• Improper Implementation of NSA Targeting and Minimization Procedures

Moving forward, the court noted that it must examine not only whether the targeting and minimization procedures comply with statutory and constitutional law, but also how the program as a whole has and will be implemented. After acknowledging the complexity of the Section 702 program, the court stated that believed it was “beneficial” to engage in a heavily-redacted discussion of compliance issues that have arisen to ensure the procedures were legally sound.

The court began with issues raised in the 2015 opinion, discussing (1) the failure of access controls on the FBI database containing raw Section 702 information that resulted in violations of FBI minimization procedures; and (2) NSA’s failure to complete its purge process for FISA-acquired information in its mission management system (due alternatively to human error or technical malfunctions that pivoted in and out of compliance).

Next, the court turned to issues arising from NSA’s targeting procedures, explaining that “a reasonable assessment that the user of the selector is a non-U.S. person located outside the United States,” must be made both pre-tasking (that is, before sending a search request) and post-tasking, and that compliance issues have happened in both stages. After a heavily-redacted explanation of the scope of pre-tasking review and a “new tool” for analysts to use in those checks (which the court notes should not be seen as a “panacea”), the court delved into post-tasking review as bearing “significantly on how [NSA’s targeting] procedures are implemented.”

The court explained that post-tasking review happens according to “analytic and intelligence requirements and priorities,” rather than at fixed intervals. NSA policy (which is generally followed by the FBI and CIA) requires a review to take place no later than a certain number of days after the tasking and at certain intervals. (Details on the number of days and length of intervals have been redacted.) Yet even as analysts are trained on this policy, the government does not “comprehensively monitor or verify whether analysts in fact conduct content reviews,” consistent with the policy, and therefore deviations can go undetected for quite some time, according to the court. To allay the court’s concerns, the government has taken to including the instances of noncompliance in its quarterly compliance reports to FISC. As of March 17, 2017, there was a 79 percent compliance rate for one type of (redacted) reviews, and a 99 percent compliance rate for another type of (redacted) reviews.

The court then turned again to address issues arising from the NSA’s minimization procedures regarding upstream collection. The court chronicles how a (redacted) error affected the upstream collection, causing two compliance problems with the minimization procedures: first, it resulted in unauthorized acquisition of Internet communications from facilities “only partially match[ing]” Section 702 selectors (which the NSA took positive steps to mitigate); and secondly, it resulted in technical failures to the “segregation” of MCTs likely involving “communicants” in the United States that “may have been” wrongfully labeled as ones with the active user outside the United States. While the court did not find the government’s answers or response to the issue “entirely satisfactory,” it pointed out that the question was moot because the new procedures address this issue.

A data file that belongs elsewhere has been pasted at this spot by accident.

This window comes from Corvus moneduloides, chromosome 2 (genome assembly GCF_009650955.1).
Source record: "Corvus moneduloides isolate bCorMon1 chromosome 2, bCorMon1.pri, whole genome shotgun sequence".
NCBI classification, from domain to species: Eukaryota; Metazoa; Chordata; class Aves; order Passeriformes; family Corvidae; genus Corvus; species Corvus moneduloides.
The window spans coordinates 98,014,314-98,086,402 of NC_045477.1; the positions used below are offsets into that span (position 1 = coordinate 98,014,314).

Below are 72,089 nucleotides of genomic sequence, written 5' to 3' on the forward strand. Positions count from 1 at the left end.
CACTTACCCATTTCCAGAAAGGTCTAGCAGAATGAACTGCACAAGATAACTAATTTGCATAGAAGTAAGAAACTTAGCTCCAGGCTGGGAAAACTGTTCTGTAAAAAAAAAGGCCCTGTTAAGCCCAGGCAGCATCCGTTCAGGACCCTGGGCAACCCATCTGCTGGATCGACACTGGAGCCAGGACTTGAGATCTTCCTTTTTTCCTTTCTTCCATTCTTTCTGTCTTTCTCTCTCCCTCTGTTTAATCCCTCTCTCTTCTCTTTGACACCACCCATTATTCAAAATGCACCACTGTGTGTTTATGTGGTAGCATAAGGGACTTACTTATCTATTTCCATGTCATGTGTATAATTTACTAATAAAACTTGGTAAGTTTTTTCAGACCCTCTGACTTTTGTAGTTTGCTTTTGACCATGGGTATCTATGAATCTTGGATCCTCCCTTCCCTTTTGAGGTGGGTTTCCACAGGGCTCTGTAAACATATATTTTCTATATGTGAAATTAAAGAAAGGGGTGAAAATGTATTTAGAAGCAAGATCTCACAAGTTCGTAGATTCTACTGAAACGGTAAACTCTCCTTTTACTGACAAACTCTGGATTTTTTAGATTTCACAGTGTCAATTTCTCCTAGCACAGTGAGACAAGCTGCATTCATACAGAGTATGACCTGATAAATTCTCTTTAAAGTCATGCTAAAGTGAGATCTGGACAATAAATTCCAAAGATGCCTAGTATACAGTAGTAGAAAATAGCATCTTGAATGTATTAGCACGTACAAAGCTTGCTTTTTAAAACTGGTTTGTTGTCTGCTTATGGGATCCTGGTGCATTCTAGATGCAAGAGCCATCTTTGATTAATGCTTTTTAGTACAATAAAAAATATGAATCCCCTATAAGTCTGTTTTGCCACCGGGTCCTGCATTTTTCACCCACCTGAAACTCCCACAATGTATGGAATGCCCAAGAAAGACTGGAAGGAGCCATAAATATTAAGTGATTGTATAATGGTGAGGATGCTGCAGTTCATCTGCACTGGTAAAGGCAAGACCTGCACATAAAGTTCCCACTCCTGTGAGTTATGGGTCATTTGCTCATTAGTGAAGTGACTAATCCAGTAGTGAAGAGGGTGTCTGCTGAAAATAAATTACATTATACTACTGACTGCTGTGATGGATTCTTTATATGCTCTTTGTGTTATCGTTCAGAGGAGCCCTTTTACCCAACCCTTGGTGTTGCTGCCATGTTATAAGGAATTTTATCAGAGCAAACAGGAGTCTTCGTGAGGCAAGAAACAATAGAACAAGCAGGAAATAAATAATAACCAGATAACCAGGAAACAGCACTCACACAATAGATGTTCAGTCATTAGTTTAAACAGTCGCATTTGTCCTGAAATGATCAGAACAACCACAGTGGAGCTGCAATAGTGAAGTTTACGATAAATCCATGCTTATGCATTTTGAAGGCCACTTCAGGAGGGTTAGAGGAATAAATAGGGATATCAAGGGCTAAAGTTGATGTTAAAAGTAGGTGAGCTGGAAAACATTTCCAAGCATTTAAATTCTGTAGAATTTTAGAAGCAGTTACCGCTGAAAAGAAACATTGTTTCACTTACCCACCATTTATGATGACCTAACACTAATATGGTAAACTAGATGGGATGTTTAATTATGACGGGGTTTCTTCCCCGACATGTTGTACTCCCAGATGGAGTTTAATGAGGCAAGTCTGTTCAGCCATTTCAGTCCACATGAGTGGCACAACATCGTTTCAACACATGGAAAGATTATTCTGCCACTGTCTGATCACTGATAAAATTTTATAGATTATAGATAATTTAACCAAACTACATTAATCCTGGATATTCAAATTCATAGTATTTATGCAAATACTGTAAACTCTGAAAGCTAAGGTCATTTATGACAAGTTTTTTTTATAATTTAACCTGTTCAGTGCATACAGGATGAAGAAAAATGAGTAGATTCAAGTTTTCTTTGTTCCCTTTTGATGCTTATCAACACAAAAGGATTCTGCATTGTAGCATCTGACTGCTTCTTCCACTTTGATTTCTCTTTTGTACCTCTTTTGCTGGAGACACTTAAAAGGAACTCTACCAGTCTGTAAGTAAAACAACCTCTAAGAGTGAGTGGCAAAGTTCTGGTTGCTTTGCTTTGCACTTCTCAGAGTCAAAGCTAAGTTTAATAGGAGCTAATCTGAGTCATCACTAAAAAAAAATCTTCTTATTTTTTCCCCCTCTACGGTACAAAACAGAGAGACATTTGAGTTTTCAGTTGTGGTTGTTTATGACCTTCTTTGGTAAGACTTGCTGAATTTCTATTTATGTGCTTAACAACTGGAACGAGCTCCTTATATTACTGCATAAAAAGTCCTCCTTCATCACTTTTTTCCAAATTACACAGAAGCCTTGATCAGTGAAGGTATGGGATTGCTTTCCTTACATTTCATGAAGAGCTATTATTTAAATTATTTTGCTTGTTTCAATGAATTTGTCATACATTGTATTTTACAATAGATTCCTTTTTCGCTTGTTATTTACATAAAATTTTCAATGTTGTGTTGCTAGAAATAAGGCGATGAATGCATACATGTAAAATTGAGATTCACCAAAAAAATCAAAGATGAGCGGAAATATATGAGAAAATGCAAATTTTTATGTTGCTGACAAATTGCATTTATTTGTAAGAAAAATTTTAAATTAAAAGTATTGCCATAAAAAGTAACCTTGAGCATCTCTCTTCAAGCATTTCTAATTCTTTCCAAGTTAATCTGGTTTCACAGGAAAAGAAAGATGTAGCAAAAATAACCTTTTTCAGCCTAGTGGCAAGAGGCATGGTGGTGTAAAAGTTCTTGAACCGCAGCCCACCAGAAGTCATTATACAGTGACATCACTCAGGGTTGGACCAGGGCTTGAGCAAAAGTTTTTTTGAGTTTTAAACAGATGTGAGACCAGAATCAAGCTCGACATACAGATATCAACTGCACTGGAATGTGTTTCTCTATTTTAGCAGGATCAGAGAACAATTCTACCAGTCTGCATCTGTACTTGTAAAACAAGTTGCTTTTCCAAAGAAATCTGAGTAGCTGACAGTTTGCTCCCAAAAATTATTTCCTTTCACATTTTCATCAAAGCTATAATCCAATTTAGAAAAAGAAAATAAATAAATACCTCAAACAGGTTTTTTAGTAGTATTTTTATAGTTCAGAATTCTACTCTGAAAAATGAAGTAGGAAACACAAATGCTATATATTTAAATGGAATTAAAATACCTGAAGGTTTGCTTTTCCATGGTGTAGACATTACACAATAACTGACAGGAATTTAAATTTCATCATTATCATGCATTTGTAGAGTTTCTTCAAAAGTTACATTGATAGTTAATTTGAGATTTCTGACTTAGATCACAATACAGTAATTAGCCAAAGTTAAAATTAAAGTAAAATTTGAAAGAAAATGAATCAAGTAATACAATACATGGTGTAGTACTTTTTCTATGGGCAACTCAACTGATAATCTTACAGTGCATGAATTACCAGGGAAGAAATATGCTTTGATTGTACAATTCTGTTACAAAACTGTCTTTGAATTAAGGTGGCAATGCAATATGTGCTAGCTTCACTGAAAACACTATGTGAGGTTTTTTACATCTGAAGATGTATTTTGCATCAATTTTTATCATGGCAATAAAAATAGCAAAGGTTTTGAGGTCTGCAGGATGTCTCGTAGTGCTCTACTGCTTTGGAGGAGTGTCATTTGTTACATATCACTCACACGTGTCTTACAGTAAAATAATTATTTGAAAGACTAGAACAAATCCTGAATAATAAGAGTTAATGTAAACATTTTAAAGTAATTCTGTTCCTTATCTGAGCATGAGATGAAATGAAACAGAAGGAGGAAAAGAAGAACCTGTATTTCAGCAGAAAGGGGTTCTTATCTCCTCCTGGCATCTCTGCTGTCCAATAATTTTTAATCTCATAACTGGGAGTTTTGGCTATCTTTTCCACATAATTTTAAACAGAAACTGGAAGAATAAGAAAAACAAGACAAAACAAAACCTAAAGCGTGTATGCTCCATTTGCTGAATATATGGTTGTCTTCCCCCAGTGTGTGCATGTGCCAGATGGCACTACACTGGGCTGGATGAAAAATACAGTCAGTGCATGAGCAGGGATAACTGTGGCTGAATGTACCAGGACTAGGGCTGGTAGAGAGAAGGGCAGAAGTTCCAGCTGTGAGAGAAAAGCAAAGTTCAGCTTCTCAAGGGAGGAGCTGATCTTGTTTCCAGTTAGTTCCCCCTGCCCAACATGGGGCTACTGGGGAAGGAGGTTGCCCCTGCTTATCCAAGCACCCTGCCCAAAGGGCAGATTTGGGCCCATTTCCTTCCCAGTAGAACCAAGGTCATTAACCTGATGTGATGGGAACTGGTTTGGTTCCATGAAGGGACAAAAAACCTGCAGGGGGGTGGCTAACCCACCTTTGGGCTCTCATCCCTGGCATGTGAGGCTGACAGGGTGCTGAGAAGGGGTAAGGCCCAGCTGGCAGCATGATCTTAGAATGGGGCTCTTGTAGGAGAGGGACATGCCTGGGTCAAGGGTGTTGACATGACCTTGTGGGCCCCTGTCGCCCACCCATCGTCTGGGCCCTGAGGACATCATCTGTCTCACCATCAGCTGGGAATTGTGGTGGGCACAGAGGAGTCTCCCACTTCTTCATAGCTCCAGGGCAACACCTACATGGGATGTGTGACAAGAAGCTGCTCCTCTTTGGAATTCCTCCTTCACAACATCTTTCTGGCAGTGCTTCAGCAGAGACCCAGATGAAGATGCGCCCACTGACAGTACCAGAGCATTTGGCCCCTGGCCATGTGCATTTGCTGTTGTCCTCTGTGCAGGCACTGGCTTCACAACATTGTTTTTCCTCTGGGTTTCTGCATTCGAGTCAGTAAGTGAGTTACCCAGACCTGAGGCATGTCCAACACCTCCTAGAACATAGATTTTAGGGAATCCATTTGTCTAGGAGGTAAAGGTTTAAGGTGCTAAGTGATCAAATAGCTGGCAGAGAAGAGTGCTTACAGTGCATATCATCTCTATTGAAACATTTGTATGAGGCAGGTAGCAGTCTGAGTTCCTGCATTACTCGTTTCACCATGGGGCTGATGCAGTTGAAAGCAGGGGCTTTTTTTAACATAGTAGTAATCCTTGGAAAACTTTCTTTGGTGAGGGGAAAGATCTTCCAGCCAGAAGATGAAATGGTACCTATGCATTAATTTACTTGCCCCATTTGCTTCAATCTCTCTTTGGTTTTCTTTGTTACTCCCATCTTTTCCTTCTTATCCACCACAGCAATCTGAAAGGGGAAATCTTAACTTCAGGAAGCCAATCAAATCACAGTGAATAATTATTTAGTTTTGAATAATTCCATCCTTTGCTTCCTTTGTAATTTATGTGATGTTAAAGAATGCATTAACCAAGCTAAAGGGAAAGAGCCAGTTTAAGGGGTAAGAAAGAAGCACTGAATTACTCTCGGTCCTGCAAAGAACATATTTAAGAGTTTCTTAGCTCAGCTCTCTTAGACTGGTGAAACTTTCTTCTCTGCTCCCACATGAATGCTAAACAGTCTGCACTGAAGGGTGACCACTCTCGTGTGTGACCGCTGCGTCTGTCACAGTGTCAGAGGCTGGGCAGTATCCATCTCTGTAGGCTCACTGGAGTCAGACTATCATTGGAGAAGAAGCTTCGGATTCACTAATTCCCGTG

Last, the court addressed improper querying of Section 702 data using U.S. person identifiers. Using a certain tool, analysts had inadvertently violated internal NSA procedures requiring a statement of facts before using an identifer about how likely it was that the identifier would yield foreign intelligence information, with 85 percent of the queries investigated being non-compliant. The NSA, according to the court, has “taken steps to educate analysts” on the proper use of this tool, and that they appear to have been effective. The court concluded therefore that, despite the above noncompliance issues, the NSA procedures are statutorily and constitutionally sound.         

  • Improper Implementation of FBI Minimization Procedures

The court next examined three violations of the FBI’s minimization procedures: improper disclosure of raw information, potential over-retention of Section 702 information, and failure to establish review teams for attorney-client communications.

First, the court discussed two instances of improper disclosure of raw information. In the first, the FBI was working with another federal agency “largely staffed by private contractors.” Although the minimization procedures allow the FBI to share raw information, they must abide by certain restrictions. In this instance, the contractors’ “access was not limited to raw information for which the FBI sought assistance and access continued even after they had completed work in response to an FBI request.”

In a separate instance, the FBI gave raw Section 702–acquired information to a private entity that was not a federal agency and whose personnel were not sufficiently supervised by a federal agency for compliance minimization procedures. Much of this section is redacted, so the full picture is somewhat opaque, but at a minimum, the court found sufficient problems to order the government to provide additional information about the second instance of improper disclosure.